News ID: 325563
Published: 0305 GMT November 23, 2022
EXCLUSIVE New York University sociologist Vivek Chibber:

Workers resist their exploitation but more often individually rather than collectively

Workers resist their exploitation but more often individually rather than collectively

As part of a more extensive interview on his book ‘The Class Matrix: Social Theory after the Cultural Turn’ (Harvard University Press, 2022), we asked Vivek Chibber, professor of sociology at New York University, about his (re)reading of Marx’s theory on workers’ predicament in a capitalist system. The whole interview will be soon published by Iran Daily.


IRAN DAILY: Let's go to start with the class matrix. What is this thing that, according to your account, defines the inner machinations of capitalism?

VIVEK CHIBBER: What the book is intended to show that when it comes to capitalism, its basic dynamics come from its class structure; and that the class structure has its properties without having to rely on any particular socialization or cultural training or cultural orientation on the part of its incumbents. In other words, regardless of whether you're a Hindu, Muslim, Christian, or follower of any other religion, regardless of how you've been socialized, regardless of what your cultural training has been, if you are placed in a capitalist class structure, you will respond in very predictable and very consistent ways. And so the system is able to work across the world, regardless of culture, because the signals and the demands that it makes on people don't rely on any particular aspect of the cultures that people have been socialized into. It rather relies on certain universal needs and universal drives that people have. We call this materialism.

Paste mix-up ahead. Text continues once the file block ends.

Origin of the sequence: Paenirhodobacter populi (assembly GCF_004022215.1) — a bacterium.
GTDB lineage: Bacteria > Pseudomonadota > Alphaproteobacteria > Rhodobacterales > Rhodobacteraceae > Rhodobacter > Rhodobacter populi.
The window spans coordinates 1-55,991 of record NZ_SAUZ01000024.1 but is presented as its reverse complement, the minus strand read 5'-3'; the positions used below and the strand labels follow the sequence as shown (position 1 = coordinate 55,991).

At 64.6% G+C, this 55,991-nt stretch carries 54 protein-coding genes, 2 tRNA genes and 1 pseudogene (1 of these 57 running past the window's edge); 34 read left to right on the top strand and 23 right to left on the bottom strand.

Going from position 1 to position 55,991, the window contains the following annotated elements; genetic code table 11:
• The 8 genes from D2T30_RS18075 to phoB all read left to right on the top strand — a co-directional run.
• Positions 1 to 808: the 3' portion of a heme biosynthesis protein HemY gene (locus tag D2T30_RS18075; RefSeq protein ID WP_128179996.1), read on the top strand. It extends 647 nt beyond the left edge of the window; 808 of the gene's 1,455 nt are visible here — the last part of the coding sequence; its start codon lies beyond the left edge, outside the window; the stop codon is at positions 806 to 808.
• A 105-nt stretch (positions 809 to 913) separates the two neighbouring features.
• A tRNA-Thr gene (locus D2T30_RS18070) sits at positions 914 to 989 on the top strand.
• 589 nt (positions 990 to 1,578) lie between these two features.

Okay, so if your argument is that the people “respond in very predictable ways” when they are put into a capitalist system, why is it that the Marxist theory has been unable to predict the future? Or actually it made some predictions, but they didn't come through?

That's a very good question. My argument in the book is that Marxists wrongly understood their own theory. So they made predictions that were based on a misunderstanding of the theory, rather than an accurate understanding. An accurate understanding of the theory predicts that revolutions and worker uprisings will actually be very rare and very unusual. And that it's in very unusual circumstances that you should expect to find collective action and collective organizing by workers. What the book tries to show is that Marx was right in insisting that workers in capitalism are exploited. He was also right in suggesting that workers will resist their exploitation. Marxists wrongly took this to mean that when they resist their exploitation, workers will do so collectively. In fact, what the theory shows is that it's more rational for them to resist individually and not collectively. So, Marx was right in predicting the fact of resistance. But his followers were wrong in thinking about the form of that resistance, that it would be collective rather than individual. And once workers resist individually, they will almost always lose and, therefore, the system will be stable and not overthrown by revolution.



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